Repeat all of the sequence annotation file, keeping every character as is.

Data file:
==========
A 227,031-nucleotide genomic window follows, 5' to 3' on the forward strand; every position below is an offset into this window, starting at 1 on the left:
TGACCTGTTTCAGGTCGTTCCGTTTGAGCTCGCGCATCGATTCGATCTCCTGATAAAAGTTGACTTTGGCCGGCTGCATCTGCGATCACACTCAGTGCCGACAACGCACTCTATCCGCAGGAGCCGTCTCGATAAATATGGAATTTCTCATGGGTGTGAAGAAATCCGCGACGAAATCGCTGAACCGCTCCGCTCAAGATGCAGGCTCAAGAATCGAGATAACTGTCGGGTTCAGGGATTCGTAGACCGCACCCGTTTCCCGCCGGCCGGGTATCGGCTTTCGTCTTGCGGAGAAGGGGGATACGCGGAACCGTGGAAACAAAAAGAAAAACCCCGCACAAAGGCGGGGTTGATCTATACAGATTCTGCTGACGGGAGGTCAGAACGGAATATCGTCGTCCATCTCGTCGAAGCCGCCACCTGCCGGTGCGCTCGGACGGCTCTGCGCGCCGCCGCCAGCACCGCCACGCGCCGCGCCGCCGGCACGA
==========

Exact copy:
A 227,031-nucleotide genomic window follows, 5' to 3' on the forward strand; every position below is an offset into this window, starting at 1 on the left:
TGACCTGTTTCAGGTCGTTCCGTTTGAGCTCGCGCATCGATTCGATCTCCTGATAAAAGTTGACTTTGGCCGGCTGCATCTGCGATCACACTCAGTGCCGACAACGCACTCTATCCGCAGGAGCCGTCTCGATAAATATGGAATTTCTCATGGGTGTGAAGAAATCCGCGACGAAATCGCTGAACCGCTCCGCTCAAGATGCAGGCTCAAGAATCGAGATAACTGTCGGGTTCAGGGATTCGTAGACCGCACCCGTTTCCCGCCGGCCGGGTATCGGCTTTCGTCTTGCGGAGAAGGGGGATACGCGGAACCGTGGAAACAAAAAGAAAAACCCCGCACAAAGGCGGGGTTGATCTATACAGATTCTGCTGACGGGAGGTCAGAACGGAATATCGTCGTCCATCTCGTCGAAGCCGCCACCTGCCGGTGCGCTCGGACGGCTCTGCGCGCCGCCGCCAGCACCGCCACGCGCCGCGCCGCCGGCACGA